Your sinuses are air filled cavities lined with mucus membranes in your skull. These membranes may become infected causing pain and pressure in your head as well as a toothache. The upper back teeth are more prone to pain caused by a sinus infection because they are closer to your sinuses than your other teeth. A sinus toothache can feel like a normal toothache, and it may be hard for your dentist to identify your sinuses are the cause for your pain.
Why Do My Teeth Hurt?
The maxillary sinuses are located inside each cheekbone above your upper teeth. These are the sinus membranes which usually cause tooth pain. When the mucus membranes get infected the swell up blocking the natural drainage of fluid from the sinuses. This causes pressure and your sinuses get blocked up with mucus. Since the maxillary sinuses are located below your nasal passages when you are erect, the fluid builds up and causes even more pressure. The trapped mucus may harbor more bacteria making the infection and pain worse.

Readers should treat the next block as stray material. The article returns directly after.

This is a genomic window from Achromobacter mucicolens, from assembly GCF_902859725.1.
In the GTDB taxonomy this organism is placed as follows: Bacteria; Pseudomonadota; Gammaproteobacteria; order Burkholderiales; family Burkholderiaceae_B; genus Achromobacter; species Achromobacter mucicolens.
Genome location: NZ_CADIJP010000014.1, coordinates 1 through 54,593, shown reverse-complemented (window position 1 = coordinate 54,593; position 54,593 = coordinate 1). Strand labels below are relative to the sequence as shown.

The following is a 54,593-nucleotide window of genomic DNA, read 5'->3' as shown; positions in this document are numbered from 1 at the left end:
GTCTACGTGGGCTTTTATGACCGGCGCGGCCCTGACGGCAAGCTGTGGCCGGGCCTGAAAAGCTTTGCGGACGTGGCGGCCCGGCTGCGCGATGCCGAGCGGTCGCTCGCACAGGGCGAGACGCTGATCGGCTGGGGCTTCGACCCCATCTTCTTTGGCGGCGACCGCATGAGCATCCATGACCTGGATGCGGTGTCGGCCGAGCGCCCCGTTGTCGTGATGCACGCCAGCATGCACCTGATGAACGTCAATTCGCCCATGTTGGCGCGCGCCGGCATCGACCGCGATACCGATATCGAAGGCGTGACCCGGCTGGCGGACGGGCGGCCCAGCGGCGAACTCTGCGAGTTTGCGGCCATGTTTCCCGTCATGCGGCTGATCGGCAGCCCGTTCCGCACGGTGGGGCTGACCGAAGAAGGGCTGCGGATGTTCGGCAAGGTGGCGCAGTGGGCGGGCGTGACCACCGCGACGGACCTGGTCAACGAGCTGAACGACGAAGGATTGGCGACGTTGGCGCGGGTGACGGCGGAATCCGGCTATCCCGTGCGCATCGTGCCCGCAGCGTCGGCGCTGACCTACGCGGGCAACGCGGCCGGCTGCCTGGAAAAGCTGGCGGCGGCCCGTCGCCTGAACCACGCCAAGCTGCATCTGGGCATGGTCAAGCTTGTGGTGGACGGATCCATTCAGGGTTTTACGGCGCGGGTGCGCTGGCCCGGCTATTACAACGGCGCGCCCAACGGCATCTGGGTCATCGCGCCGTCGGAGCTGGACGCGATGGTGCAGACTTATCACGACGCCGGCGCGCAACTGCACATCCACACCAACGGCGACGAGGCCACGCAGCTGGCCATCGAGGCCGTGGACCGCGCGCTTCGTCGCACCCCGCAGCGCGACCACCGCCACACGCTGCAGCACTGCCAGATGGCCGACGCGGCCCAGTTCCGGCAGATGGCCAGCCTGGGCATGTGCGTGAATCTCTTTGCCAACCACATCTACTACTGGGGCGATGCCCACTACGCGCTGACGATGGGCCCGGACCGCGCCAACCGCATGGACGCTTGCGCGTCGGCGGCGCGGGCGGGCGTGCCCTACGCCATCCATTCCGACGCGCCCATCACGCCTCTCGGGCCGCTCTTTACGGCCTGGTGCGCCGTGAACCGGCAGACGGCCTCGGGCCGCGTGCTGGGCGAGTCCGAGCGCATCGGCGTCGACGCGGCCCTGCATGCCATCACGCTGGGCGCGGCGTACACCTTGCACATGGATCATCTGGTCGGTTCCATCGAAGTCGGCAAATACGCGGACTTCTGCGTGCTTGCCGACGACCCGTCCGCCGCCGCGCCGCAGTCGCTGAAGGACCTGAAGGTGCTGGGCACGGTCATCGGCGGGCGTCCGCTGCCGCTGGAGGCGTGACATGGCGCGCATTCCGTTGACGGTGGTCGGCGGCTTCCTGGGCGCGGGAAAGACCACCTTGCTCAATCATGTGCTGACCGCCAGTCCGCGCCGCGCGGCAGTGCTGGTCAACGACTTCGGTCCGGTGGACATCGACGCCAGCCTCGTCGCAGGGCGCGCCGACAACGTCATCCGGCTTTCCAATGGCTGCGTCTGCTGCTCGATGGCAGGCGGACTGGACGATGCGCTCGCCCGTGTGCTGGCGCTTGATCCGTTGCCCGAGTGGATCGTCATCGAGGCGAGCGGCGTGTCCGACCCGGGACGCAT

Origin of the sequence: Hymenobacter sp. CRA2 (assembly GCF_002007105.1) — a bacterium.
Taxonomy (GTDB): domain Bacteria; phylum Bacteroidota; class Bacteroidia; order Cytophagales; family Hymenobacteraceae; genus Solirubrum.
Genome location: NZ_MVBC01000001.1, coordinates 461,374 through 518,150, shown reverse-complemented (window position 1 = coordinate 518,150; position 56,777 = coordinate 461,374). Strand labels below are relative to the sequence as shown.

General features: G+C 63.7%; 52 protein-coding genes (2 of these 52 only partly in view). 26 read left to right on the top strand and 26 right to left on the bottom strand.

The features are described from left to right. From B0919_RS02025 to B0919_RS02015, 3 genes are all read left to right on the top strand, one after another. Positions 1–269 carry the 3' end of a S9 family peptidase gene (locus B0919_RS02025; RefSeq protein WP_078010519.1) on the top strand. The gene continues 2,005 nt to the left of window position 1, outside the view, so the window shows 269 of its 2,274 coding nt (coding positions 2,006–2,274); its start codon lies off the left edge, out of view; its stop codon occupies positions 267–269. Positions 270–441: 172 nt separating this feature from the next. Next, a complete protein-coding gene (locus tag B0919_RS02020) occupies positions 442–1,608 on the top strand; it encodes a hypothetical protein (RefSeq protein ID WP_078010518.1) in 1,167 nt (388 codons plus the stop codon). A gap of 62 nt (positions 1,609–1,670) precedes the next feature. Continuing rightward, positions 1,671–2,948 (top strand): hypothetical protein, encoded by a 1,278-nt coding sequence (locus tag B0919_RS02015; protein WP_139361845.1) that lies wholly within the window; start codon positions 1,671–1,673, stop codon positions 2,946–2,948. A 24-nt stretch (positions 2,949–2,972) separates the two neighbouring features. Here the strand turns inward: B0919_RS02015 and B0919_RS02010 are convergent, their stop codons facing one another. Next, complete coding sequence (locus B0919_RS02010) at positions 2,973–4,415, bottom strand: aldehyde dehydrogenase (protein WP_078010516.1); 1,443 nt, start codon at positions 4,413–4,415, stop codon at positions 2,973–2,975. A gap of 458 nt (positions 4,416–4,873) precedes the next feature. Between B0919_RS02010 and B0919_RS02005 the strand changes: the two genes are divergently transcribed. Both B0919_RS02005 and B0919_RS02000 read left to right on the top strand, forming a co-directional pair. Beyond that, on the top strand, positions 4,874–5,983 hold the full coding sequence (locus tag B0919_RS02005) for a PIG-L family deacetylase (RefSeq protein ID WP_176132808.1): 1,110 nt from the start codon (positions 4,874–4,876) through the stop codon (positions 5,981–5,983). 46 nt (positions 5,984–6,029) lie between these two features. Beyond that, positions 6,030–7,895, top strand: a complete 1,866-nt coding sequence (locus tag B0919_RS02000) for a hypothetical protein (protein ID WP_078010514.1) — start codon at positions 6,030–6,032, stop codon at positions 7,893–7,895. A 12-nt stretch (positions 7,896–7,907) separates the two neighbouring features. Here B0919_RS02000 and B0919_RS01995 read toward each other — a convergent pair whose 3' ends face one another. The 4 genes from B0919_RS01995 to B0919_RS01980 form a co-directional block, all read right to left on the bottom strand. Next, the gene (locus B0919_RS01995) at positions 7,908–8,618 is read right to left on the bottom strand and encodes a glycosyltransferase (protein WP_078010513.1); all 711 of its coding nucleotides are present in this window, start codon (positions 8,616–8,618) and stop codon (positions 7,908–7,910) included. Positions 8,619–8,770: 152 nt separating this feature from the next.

A sinus infection makes your teeth hurt because the roots of the back upper teeth are close to the maxillary sinus cavity. The roots may even extend into the sinus cavity. The nerves of your teeth react to the pressure in the sinus cavity resulting in a toothache. There is not a problem with the actual tooth, but the nerves are irritated from the sinus pressure causing a sinus toothache. Pain can range from mild to severe depending on the location of the roots and the intensity of the infection.
Treatment of a Sinus Toothache
A sinus toothache is treated by treating the sinus infection. If your sinuses are infected you will need antibiotics to treat the infection. This will relieve the pain once the swelling and inflammation of the sinuses is reduced. Decongestants and over the counter pain relievers can also give you some relief from the pain. NSAIDS such as ibuprofen are recommended because they help reduce inflammation and pain. Once the underlying sinus infection is treated, your toothache should go away.
If you are experiencing tooth pain in the back upper area of your mouth, call or contact our office to have Dr. Taylor evaluate the source of the pain. Dr. Taylor and her staff will be happy to help you and answer any questions you may have about treatment.